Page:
The mystery of how intrusive YouTube ads are evading ad blockers
The last few weeks have put the online community on alert, as user experience has been challenged by YouTube, who made some changes to their platform that have rendered it impossible to block intrusive ads. This is the most recent example of the complexities of ad filtering and ad blocking and proof of how the 24/7 dedication and high-level expertise of our eyeo anti-circumvention* team are supporting our efforts to ensure a healthy user experience.
How it started
This mystery started a few weeks ago when the number of YouTube issue reports began steadily increasing. In fact, by mid-May, the reported issues were 10 times as high as at the beginning of the month. Many users complained that their ad blocker was no longer blocking intrusive YouTube ads.
To add to this mystery, many of our partners who are using our ad-filtering SDKs also started to complain, as their users were having the same issue and had given them the same type of feedback. In the meantime this had become so pervasive that the entire ad-blocking community had started to discuss the matter, puzzling folks from EasyList, AdBlock, uBO and others on Github and Reddit.
So what happened?
YouTube was able to evade all the blockers. But how? It appeared that YouTube started to do A/B testing. One assumption was that they made some changes to their technology which happened to cause ad blockers to not work as expected (without this being the end goal). Another assumption was that YouTube was doing this to bypass ad blockers on purpose.
Our dedicated anti-circumvention (anti-cv) team went into action. The anti-cv team’s main mission is to prevent these circumvention or bypassing efforts and keep the ad-filtering technology working effectively for its users. They thoroughly scoured the internet and researched everything there was on this issue. They reviewed hundreds and thousands of user-reported issues but still could not reproduce the issue internally. Platforms bypassing ad blockers is not something new, and we work on this every day, but not being able to reproduce it internally is what makes it so challenging.
How did we fix something we could not reproduce?
Since we couldn’t replicate the issue on our end, we had to start with a theory: one of what we call “snippet filters” from the anti-cv filter list we use (specifically for going against ad-blocking and ad-filtering circumvention) stopped working under yet unknown circumstances. Like any good detective, we had to test our theory. So we disabled existing filters and attempted to block the ads from scratch.
YouTube is the second-most-visited website worldwide, only behind Google. So this is where it gets pretty tricky. Millions upon millions of requests come in and when requests are very similar (which at that volume, they are bound to be), it becomes extremely difficult to find a part of the requests’ addresses that differentiates content-related requests from ad-related ones. We tediously combed through parameters in the URLs, one by one, and tried it to see which one to target without breaking anything else.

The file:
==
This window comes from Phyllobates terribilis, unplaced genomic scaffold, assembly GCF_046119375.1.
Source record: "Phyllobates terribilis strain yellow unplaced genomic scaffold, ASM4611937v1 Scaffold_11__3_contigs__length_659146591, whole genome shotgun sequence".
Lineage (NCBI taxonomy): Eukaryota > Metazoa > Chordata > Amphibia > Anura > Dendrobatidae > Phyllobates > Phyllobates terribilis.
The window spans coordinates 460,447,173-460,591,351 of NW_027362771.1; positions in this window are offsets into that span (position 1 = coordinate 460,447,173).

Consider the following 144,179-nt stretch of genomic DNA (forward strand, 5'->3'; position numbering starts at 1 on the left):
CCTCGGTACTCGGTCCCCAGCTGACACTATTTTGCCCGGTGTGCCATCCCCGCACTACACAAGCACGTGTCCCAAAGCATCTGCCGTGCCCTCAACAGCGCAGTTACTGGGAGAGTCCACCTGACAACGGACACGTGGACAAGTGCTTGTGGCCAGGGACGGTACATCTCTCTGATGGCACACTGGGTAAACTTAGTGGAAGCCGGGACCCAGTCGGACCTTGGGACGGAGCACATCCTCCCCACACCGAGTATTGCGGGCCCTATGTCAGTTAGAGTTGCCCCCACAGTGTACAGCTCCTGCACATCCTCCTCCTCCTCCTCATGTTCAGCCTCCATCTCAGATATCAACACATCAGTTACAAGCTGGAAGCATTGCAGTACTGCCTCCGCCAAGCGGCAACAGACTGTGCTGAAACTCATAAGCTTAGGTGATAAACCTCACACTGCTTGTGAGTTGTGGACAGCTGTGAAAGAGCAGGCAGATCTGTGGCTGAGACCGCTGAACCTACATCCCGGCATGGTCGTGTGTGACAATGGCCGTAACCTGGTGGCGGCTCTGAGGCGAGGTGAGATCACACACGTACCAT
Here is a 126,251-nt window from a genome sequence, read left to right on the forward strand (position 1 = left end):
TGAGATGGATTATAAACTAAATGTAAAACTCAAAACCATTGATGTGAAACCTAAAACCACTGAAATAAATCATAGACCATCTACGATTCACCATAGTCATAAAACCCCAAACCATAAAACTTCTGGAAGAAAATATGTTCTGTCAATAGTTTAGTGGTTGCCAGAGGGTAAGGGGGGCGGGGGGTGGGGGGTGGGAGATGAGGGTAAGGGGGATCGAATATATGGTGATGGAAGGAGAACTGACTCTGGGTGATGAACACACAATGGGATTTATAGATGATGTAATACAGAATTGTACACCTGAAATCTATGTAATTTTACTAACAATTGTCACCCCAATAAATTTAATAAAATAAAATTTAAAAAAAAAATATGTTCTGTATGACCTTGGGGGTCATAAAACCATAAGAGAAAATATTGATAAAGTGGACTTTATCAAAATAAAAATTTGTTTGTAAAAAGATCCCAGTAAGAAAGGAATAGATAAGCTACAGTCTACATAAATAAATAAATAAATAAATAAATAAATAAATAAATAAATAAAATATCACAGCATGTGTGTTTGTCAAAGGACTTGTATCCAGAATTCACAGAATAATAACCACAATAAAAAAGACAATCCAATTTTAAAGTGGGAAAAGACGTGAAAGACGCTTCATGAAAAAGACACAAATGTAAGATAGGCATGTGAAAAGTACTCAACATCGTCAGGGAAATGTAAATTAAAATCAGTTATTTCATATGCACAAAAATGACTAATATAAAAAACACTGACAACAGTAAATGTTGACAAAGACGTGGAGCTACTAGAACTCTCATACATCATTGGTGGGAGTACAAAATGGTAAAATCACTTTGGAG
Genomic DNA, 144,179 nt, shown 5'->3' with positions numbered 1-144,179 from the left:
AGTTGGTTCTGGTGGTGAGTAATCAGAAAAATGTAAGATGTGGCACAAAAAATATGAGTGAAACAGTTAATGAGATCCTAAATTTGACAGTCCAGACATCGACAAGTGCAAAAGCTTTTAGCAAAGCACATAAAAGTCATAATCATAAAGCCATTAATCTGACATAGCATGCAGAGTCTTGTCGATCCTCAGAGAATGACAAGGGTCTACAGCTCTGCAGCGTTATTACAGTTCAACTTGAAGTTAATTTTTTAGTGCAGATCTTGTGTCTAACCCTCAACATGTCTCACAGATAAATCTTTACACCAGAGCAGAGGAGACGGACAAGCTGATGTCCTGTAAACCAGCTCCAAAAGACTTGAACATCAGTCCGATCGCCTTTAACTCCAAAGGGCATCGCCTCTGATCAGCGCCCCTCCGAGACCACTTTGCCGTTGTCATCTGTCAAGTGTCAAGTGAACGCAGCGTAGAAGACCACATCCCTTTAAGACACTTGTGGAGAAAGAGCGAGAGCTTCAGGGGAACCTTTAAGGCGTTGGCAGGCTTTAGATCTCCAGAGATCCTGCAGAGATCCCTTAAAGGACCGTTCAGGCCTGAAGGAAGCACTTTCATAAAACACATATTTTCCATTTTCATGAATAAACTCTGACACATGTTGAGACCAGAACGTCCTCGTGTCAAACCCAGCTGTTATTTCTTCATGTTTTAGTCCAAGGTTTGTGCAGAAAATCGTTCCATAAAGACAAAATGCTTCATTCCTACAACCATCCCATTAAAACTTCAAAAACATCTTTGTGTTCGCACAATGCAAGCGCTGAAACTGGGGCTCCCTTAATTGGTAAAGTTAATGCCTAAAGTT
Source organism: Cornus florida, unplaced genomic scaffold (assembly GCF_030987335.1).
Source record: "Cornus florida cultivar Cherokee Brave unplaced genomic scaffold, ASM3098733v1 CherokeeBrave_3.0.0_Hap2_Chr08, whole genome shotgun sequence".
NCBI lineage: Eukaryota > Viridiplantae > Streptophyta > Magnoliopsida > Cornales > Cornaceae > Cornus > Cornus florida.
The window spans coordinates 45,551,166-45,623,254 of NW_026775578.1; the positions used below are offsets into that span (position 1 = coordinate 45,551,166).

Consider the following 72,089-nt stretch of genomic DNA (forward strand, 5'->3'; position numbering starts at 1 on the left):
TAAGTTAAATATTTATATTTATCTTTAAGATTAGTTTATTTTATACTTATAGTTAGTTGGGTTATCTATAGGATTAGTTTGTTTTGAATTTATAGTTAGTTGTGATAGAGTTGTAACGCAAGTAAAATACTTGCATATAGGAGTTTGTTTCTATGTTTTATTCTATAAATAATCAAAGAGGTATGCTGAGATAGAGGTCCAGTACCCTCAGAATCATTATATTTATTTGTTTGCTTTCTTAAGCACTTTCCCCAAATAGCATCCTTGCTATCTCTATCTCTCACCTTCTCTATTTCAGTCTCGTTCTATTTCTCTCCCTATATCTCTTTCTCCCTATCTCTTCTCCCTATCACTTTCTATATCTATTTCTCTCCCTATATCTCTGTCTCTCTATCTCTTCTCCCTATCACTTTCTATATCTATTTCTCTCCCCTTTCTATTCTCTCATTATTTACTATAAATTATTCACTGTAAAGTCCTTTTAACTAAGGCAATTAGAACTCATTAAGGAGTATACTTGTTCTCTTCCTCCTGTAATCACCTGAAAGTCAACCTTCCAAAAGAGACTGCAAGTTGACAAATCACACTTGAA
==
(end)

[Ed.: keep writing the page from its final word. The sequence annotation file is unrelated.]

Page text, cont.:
On May 18th, only days after the issue was first discovered, we pushed a seemingly simple blocking filter, which, by nature, performs more effectively than snippets, and now the problem seems to be fixed for many users. But we’re still keeping a close eye on issue reports for confirmation and to see if we should further improve upon the solution.
Current status – desktop issues were fixed and mobile is on the way
We may not have figured out why the ad blockers stopped blocking ads on YouTube in the first place but we have figured out HOW to start blocking them again. The fix is now available for Adblock Plus and Adblock users, as well as for our partners’ users who are consuming our anti-cv list.
Users who had the issue might notice longer loading times before the content video starts, sometimes followed by a white overlay with a “Skip Ads” button. We can easily “hide” this, but are waiting for user feedback to determine the best option. There’s already a significant and steady decline in issue reports, but out of an abundance of caution, we are continuing to monitor the feedback from users and the community very closely.
User experience is paramount to us and, while we are happy to have reacted so quickly and to have minimized the problem, we are not satisfied with the status quo, and are continuing to look for an even better alternative, while also considering all the incoming feedback to constantly improve our solution.
What about mobile? What’s next?
This is all very recent, and the battle is taking place in real time, however, we are hard at work on this, and we expect to have a solution that will satisfy our users and the users of our partners very soon.
In the future we will act just as swiftly and thoroughly to address any new mysterious issues as they arise. The current ad-blocking and ad-filtering circumvention challenges should not be underestimated and should be monitored and acted upon in a timely manner, so that the free internet can stay accessible for everyone. We are very grateful for all the feedback we have received from the user community and from our partners, which has allowed us to respond quickly.
* The practice of ad-filtering circumvention is when some websites use certain techniques to bypass ad-filtering software. The methods used are highly complex, requiring a considerable level of expertise to beat them. Therefore, we have a dedicated anti-circumvention team, who continuously monitors and works together with publishers to find the best solution to balance monetization and user experience needs. We take these steps because circumvention is detrimental to the building of a sustainable online ecosystem, as it means any rules around responsible advertising and allowlisting can be ignored.